Instapaper creator points out app caching flaw in iOS 5

Cached items now periodically cleaned out

Marco Arment, the creator of Instapaper, has written a blog post about an emerging problem caused by a change in the way iOS 5 does housekeeping: it now periodically clears out the "Caches" and "tmp" directories that some "offline reading" and map apps use for storing content, meaning apps will need to re-downloaded the content that has been removed -- potentially costing users in 3G data, or inconvenience when they are offline.

The reasoning behind the change in iOS 5 is sound; the cleaning isn't triggered until an iOS device begins to run too low on space (the exact definition of that known only to Apple) and thus removes what it considers are (or should be) temporary items to reclaim space in those situations. Content that was "cleaned" but is needed again can simply be re-downloaded. Cleaning out temporary files can also be considered a security improvement.

The problem arises, however, if needed content can't be re-downloaded -- either because the user is no longer connected to the internet, or because the only download option is using 3G, which most users have strict limits on. Long articles, large maps, downloadable graphic novels, alternative podcasts not handled by iTunes and offline Wikipedia apps, as examples, now have to put their data in the "Caches" directory, which will be deleted without the user's knowledge when the device gets too full, making them think the app was to blame for lost content.

The only alternative -- placing the data in the app's internal "Documents" directory -- means the large files will be periodically and automatically synced with iCloud, which may use up 3G data and will count against a user's 5GB of storage. Apple has begun "cracking down" on apps that try to store too much data in the "Documents" directory. As Arment explains, "There needs to be a file storage location that behaves the way Caches did before iOS 5: it's not backed up to iTunes or iCloud, it's not synced, but it's also never deleted unless the app is deleted."

Although he does not specify it, Arment and other developers have undoubtedly been in conversation with Apple about the changes in iOS 5 since before its public release (it went through an extensive beta period). A solution may be forthcoming, but Arment complains that in the meantime, users are going to be upset with apps and developers rather than Apple, even though the issue was created by a system change. This may increase support requests and cause other problems, including an eroded user experience for users who routinely keep their iDevice relatively full. [Photo of Marco Arment via Lucius Kwok]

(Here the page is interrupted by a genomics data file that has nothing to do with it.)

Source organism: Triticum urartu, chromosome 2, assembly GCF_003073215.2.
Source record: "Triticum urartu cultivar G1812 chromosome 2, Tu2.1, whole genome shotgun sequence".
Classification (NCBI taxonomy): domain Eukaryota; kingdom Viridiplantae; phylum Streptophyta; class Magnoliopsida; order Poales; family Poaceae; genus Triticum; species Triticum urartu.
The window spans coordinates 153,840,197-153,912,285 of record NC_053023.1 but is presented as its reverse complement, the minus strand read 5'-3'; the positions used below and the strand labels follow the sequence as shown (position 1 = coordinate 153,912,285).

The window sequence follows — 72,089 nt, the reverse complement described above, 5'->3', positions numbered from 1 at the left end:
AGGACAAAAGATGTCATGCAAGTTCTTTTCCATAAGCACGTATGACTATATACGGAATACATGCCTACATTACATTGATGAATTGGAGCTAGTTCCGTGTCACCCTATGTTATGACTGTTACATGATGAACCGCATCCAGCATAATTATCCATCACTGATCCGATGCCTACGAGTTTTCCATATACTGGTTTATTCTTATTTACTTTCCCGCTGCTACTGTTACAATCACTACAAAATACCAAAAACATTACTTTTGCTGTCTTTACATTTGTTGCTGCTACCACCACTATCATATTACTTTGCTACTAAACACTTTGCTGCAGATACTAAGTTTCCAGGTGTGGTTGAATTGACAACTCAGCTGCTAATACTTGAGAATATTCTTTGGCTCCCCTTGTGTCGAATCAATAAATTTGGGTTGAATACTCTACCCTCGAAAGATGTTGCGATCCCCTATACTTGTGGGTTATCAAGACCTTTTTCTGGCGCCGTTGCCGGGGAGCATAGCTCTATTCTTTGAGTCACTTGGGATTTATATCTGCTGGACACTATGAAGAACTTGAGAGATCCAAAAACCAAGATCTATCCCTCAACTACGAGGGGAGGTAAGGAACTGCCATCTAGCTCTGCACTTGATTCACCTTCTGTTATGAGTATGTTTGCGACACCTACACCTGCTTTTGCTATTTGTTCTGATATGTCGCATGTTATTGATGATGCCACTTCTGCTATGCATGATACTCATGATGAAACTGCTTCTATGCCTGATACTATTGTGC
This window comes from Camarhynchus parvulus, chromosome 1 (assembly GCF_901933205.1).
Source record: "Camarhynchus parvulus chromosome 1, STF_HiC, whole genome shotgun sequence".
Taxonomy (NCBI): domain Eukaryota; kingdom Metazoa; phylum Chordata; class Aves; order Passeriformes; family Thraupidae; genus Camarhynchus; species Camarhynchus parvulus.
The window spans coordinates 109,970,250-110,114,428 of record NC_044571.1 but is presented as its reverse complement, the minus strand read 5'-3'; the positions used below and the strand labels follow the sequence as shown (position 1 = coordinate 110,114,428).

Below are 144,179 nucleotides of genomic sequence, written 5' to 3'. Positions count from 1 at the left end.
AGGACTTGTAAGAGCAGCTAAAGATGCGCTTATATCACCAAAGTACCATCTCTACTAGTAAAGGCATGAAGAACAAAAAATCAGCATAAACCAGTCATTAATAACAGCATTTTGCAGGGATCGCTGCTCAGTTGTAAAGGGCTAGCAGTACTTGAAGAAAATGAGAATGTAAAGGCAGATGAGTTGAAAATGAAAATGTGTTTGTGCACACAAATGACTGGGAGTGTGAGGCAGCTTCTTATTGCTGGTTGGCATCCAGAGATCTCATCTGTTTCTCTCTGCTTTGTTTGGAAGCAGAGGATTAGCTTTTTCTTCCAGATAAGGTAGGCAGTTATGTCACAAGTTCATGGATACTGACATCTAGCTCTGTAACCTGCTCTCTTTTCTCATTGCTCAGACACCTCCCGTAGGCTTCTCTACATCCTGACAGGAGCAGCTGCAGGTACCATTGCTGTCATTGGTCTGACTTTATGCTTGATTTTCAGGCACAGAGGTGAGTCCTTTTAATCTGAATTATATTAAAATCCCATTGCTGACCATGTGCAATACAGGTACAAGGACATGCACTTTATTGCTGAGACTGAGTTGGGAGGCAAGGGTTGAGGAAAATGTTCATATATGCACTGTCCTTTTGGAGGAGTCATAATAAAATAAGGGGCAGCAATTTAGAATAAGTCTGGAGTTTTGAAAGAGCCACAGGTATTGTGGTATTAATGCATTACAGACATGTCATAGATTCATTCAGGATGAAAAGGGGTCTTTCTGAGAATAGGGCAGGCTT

1. aristotles 10/14, 12:55am

    This is a PEBCAK (problem exists between chair and Keyboard) issue. Simply don't sync too much onto your device and you will not run into this issue.

    Leave a few gigs free after you sync and you should be fine.

  1. darkelf 10/14, 02:37am

    i'm failing to see the problem here. any system requires some free space to work well. if your device is that low on storage, NOT trashing something may cause bigger problems than having to download some c*** again.

  1. DoctorGonzo 10/14, 02:46am

    This is not good news.

  1. simdude 10/14, 07:37am

    I see no problem with storing in the apps documents area. You have options in the iCloud backup setting to pick which apps data get backed up. Just uncheck Instapaper and it doesn't get backed up to the iCloud. It's a temporary reading app anyway. If you didn't back it up and the iPhone got trashed, you just restore and redownload the content. You have to get an internet connection anyway to restore so what exactly is the problem here?

  1. malax 10/14, 09:43am

    Simdude's got it right. What part of "cache" or "tmp" suggest "persistent storage that doesn't get deleted when space is needed for other things."

  1. testudo 10/14, 02:53pm

    Simdude's got it right. What part of "cache" or "tmp" suggest "persistent storage that doesn't get deleted when space is needed for other things."

    Nothing. But Apple offers no alternatives. It's either 'cache', which means it can go away and you're complaining that app x is continually downloading the same content over and over again, costing you data usage, or 'document', which means it's going to icloud, and then you're whining about how they're taking up all the space in your iCloud folder and costing you data usage.

    The guy isn't complaining as a developer, he's making the comment as a warning to users and other developers of the potential for unforseen consequences.

    But, I know, it sounds like he's knocking Apple, so it's time to knock the guy down.

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